I don't know outgoing Target CEO Gregg Steinhafel. I don't know to what extent his actions or inactions had anything to do with the huge data breach at the well-known retailer last Holiday season, or with how the company dealt with the issue. In fact, there may have been nothing he could have done to help, either before or after the breach.
Steinhafel's resignation on Monday could be due to other factors as well as the company's crippling data security problems. But this report from the Wall Street Journal suggests otherwise:
The biggest worry for some Target directors and executives was the pending conclusion of a comprehensive report on the data breach. The report is quietly being distributed this week by Verizon Enterprise Solutions, a unit of Verizon Communications Inc., the investigator hired by the retailer, to Target's banking partners and credit-card issuers and it will document in detail the company's failings in cybersecurity, according to two people familiar with the situation. While it wouldn't single out the CEO, it would put a negative mark on a tenure already marred by the stumbles in Canada and online that manifested in poor 2013 financial results.
A silver lining?
In any case, I feel for the pain and angst involved when anyone loses his job, even a highly paid CEO who's unlikely to experience any kind of material deprivation (Steinhafel's exit will reportedly be smoothed with a comforting $37.8 million exit package). But I do feel that something good, something important, could come out of this unpleasant situation.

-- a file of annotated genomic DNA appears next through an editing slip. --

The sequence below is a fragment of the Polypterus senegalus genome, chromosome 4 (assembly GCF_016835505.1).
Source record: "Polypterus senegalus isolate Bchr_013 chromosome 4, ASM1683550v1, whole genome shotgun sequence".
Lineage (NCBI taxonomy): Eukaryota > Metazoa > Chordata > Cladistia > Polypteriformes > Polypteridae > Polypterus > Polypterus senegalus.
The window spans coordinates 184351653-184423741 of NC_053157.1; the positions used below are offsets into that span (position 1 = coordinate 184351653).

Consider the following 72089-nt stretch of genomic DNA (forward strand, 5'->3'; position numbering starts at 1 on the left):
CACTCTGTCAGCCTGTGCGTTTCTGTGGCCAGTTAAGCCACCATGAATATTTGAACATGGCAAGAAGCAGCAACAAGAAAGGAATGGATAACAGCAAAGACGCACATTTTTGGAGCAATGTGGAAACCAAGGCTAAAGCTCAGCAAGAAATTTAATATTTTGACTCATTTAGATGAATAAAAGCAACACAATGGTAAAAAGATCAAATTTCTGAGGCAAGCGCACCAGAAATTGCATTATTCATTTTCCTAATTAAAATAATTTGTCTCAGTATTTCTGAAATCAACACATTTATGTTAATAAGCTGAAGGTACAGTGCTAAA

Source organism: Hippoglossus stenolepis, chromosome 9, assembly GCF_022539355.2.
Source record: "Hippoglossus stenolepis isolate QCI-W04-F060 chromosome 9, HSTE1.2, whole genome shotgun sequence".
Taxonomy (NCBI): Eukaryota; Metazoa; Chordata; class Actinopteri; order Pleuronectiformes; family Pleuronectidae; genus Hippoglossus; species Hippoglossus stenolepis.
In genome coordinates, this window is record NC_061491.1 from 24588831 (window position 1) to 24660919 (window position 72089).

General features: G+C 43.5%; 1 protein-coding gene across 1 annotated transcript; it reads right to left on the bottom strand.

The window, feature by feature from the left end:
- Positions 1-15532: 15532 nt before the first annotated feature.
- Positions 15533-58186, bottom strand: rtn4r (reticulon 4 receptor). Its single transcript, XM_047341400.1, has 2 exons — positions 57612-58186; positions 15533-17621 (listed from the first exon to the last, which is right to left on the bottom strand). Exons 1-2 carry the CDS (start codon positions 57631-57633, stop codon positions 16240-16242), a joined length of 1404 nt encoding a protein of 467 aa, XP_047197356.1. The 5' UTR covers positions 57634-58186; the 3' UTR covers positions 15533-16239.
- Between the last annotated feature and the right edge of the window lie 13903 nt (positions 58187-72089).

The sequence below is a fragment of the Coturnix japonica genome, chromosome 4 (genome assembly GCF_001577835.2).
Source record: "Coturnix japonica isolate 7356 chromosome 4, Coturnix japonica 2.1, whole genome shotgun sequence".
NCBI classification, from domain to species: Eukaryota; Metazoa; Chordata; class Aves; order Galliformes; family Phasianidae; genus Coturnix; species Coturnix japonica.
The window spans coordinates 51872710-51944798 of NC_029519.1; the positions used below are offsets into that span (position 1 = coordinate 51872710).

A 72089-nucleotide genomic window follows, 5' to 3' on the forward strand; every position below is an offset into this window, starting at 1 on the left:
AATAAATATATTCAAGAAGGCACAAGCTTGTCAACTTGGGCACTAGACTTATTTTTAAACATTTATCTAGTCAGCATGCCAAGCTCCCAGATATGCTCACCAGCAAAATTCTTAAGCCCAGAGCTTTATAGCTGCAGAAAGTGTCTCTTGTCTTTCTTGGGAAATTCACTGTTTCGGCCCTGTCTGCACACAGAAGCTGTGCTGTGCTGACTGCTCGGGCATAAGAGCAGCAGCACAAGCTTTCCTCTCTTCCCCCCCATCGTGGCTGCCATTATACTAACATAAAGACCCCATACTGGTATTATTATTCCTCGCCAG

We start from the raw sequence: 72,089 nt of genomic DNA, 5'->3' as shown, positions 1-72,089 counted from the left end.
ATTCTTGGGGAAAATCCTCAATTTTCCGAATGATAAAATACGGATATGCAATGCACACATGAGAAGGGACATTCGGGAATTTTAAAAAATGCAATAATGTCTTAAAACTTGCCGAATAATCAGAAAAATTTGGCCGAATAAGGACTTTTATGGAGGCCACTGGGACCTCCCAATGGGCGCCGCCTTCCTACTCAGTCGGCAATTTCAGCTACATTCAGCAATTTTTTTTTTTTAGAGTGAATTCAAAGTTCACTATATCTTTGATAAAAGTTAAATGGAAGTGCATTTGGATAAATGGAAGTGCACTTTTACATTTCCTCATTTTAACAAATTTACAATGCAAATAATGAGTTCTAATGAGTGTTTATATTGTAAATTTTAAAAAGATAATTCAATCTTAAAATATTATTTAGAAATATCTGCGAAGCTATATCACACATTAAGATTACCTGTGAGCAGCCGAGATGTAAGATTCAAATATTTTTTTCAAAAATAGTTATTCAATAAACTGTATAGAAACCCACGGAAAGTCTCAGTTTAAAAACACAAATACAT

I'm hoping that Steinhafel's departure will be viewed - especially by folks in the executive suite - as a clear and unmistakable life lesson of the bad things that can happen if your company suffers a security meltdown, whether or not it's actually your fault.
No more Teflon CEOs?
That's a really big deal. American CEOs have rarely been held accountable for even the biggest mess-ups, much less technology-related issues. Sure, Target's missteps have already cost CIO Beth Jacob her job, recently replaced with high-profile security expert Bob DeRodes, who has been a senior technology adviser for the U.S. Department of Homeland Security and the Secretary of Defense, among other roles. But dumping a CEO over an information security issue seriously ups the ante.
If other chief executives are paying attention to the end of their peer's career, there's a chance that security will finally get taken seriously in the boardroom as well as in the data center. After all, if the ousting of the CIO and CEO of a major corporation - a household name - isn't enough to get the attention of top execs, it's hard to imagine what would be.
No silver bullet
One last point, though. Even if CEOs across the nation finally get security religion, that doesn't mean we're out of the woods. Many of our biggest security issues are structural and not easily solvable by individual companies, not matter how well intentioned. But it does mean that even the toppiest of top execs can no longer claim that info security is someone else's problem. And that has got to help.